Getting outdoors to walk, jog, hike, ride a bicycle, fish, or visit a park or state lands is a healthy way to stay active, spend time with immediate household family members, and reduce stress and anxiety when practicing social distancing. While indoor spaces and restrooms at State Parks and DEC’s public facilities may be closed out of an abundance of caution to prevent community spread of COVID-19, many parks, grounds, forests, and trails are open during daylight hours, seven days a week.

    State Parks, lands, forests, and facilities are monitored by Park Police, Forest Rangers, Environmental Conservation Police Officers (ECOs) and other staff. These parks, lands, forests, and facilities and visitors will incorporate physical distancing to limit the potential spread of COVID-19. In addition, these officers and staff respond to, and assist, local agencies with search and rescue missions, wildfire suppression, and other response activities. Following this guidance will prevent unnecessary burdens on, and dangers to, State resources and local responders during the ongoing COVID-19 response.

    For the safety of all visitors and to reduce the community spread of COVID-19, DEC and State Parks are undertaking steps to reduce public density at State Parks, State Lands, and facilities:
    Closing all playgrounds;
    Limiting access to athletic courts and sporting fields;
    Canceling all public programs and events at State Parks, Lands, Forests, and facilities until further notice;
    Closing all indoor visitor facilities, such as nature centers, environmental education centers, visitor centers, and historic houses to the public until further notice;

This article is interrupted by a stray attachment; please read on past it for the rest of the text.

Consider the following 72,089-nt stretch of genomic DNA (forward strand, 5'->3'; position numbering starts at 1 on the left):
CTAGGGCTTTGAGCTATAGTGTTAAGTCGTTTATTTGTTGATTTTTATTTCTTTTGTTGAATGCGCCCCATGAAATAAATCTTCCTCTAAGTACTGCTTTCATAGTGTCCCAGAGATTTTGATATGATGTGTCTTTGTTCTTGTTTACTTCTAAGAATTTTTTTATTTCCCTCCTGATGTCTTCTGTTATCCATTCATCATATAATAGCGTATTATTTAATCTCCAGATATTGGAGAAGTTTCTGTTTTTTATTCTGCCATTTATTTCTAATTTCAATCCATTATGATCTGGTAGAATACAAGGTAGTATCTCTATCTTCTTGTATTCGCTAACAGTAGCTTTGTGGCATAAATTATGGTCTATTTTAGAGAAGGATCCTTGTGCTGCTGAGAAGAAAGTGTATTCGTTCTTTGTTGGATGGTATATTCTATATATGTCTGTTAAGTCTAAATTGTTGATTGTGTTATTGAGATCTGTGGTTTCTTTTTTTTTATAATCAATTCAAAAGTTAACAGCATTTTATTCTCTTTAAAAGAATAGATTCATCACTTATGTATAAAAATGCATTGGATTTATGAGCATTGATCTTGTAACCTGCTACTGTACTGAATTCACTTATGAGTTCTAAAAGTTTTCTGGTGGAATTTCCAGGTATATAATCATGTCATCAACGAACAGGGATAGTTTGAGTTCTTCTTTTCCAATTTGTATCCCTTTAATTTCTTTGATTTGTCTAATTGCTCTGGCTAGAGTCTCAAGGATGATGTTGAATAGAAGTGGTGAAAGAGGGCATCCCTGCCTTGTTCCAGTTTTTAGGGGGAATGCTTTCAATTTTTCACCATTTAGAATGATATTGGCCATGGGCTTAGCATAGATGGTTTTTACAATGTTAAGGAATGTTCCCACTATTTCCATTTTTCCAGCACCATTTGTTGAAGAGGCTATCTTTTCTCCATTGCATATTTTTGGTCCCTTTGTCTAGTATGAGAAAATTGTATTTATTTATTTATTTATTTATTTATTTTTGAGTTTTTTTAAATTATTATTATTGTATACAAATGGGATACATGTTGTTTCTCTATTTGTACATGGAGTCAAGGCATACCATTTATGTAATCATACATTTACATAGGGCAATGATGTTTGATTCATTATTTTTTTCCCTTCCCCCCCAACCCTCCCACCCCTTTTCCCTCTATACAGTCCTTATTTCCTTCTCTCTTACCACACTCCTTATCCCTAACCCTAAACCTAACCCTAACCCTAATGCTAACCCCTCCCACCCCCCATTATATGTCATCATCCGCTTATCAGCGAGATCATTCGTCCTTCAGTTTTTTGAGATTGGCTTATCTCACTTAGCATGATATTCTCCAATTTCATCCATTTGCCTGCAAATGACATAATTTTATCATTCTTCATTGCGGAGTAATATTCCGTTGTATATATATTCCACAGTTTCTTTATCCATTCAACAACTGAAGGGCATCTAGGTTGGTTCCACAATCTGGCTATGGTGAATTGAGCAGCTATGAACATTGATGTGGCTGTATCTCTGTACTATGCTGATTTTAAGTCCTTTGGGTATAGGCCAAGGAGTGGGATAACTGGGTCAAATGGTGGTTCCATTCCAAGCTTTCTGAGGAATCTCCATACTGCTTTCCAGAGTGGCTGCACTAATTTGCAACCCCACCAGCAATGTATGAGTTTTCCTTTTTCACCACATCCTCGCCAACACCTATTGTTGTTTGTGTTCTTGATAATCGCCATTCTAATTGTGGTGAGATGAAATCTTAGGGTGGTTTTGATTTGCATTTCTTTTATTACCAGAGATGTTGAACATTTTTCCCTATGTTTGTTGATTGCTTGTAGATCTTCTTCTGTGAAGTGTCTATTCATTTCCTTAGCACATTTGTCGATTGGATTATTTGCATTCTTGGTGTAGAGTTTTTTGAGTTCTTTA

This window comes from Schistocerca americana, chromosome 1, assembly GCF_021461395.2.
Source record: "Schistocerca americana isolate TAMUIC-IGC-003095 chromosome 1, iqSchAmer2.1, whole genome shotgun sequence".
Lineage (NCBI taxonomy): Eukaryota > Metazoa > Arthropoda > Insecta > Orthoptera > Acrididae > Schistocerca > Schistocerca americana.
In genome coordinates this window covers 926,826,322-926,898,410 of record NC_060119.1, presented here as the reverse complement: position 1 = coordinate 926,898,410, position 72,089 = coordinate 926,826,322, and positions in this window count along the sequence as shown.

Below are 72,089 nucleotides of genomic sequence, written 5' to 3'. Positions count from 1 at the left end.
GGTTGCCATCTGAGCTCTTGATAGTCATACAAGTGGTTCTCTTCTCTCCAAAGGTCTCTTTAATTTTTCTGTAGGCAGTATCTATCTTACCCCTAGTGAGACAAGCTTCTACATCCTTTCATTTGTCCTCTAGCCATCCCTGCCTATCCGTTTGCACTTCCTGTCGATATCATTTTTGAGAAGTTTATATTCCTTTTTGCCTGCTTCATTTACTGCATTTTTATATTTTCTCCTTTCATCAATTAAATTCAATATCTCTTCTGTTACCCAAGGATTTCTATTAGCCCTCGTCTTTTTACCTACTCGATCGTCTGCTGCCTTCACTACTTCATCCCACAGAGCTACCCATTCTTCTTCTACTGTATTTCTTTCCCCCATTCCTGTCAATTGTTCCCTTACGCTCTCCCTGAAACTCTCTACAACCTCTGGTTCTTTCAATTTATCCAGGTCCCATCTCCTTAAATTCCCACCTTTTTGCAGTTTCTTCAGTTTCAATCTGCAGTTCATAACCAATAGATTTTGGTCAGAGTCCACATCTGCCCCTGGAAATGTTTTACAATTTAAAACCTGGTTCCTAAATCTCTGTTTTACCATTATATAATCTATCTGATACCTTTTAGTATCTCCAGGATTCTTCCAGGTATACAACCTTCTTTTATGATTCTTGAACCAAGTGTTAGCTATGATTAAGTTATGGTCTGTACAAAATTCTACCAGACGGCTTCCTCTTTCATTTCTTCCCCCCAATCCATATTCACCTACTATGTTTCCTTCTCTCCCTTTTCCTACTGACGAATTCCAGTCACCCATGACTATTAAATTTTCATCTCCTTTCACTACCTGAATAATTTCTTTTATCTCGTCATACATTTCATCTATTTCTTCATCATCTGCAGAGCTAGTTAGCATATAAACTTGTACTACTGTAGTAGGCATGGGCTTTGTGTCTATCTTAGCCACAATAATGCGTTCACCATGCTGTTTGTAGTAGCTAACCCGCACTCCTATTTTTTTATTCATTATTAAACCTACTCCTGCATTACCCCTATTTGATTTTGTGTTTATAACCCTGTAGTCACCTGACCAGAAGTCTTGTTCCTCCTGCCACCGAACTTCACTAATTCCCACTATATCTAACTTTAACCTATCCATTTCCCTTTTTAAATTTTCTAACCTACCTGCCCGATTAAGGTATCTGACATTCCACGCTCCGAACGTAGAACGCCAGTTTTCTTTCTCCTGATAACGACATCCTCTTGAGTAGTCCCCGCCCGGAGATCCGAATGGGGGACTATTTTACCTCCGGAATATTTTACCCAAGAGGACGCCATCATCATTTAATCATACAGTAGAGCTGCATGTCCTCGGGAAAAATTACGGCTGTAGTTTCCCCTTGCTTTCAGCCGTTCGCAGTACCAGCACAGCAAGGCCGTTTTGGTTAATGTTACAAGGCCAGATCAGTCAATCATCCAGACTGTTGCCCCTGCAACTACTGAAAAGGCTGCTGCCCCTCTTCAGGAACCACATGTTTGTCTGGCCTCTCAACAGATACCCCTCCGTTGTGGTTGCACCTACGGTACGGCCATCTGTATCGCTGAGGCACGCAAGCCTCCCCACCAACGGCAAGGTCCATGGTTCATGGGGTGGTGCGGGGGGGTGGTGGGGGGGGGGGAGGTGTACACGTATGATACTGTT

Camping changes: all state-operated campgrounds, cabins, and cottages are closed to overnight visitation through April 30. All visitors with reservations will be issued a full refund. We ask for your patience as refunds are processed. New York State has also suspended all new camping, cabin and cottage reservations for the 2020 season until further notice. We are assessing campground status on a daily basis. If you’ve made a reservation for the season beginning May 1, and we determine your campground is safe to open, your reservation will be honored. However, visitors who wish to cancel an existing reservation may do so and receive a full refund. Thank you for your patience as we work to protect the safety of our visitors and staff;
    Implementing precautionary measures at golf courses at State Parks, including increased intervals between tee times, removing bunker rakes and ball washers, and decreasing use of golf carts;
    DEC is closing access to DEC-controlled fire towers to the public. Trails and the summits to the towers remain open, but the towers themselves present a potential risk with multiple people climbing the stairs, in close quarters, unable to appropriately socially distance, and using the same handrails; and
    Limiting parking. If the parking lot is full, visit a different location to recreate responsibly. For visitor safety and the safety of others, do not park on roadsides and only park in designated parking areas.